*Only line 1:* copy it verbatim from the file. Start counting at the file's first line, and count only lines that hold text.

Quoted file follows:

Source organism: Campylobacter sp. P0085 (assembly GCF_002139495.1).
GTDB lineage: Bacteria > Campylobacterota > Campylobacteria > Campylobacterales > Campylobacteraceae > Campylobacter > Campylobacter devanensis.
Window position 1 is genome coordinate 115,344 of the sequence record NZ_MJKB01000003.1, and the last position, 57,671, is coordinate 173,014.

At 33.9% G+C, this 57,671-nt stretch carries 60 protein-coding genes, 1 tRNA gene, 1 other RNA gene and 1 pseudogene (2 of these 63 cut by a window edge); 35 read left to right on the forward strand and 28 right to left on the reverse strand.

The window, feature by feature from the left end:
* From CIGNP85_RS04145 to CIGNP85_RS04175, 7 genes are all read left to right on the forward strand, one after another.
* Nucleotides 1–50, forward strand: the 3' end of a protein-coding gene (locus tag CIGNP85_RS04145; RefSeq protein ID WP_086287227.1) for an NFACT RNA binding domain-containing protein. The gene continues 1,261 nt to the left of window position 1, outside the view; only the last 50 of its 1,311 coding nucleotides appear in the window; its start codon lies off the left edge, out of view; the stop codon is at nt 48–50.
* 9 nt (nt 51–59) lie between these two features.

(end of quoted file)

Source organism: Campylobacter sp. P0085 (assembly GCF_002139495.1).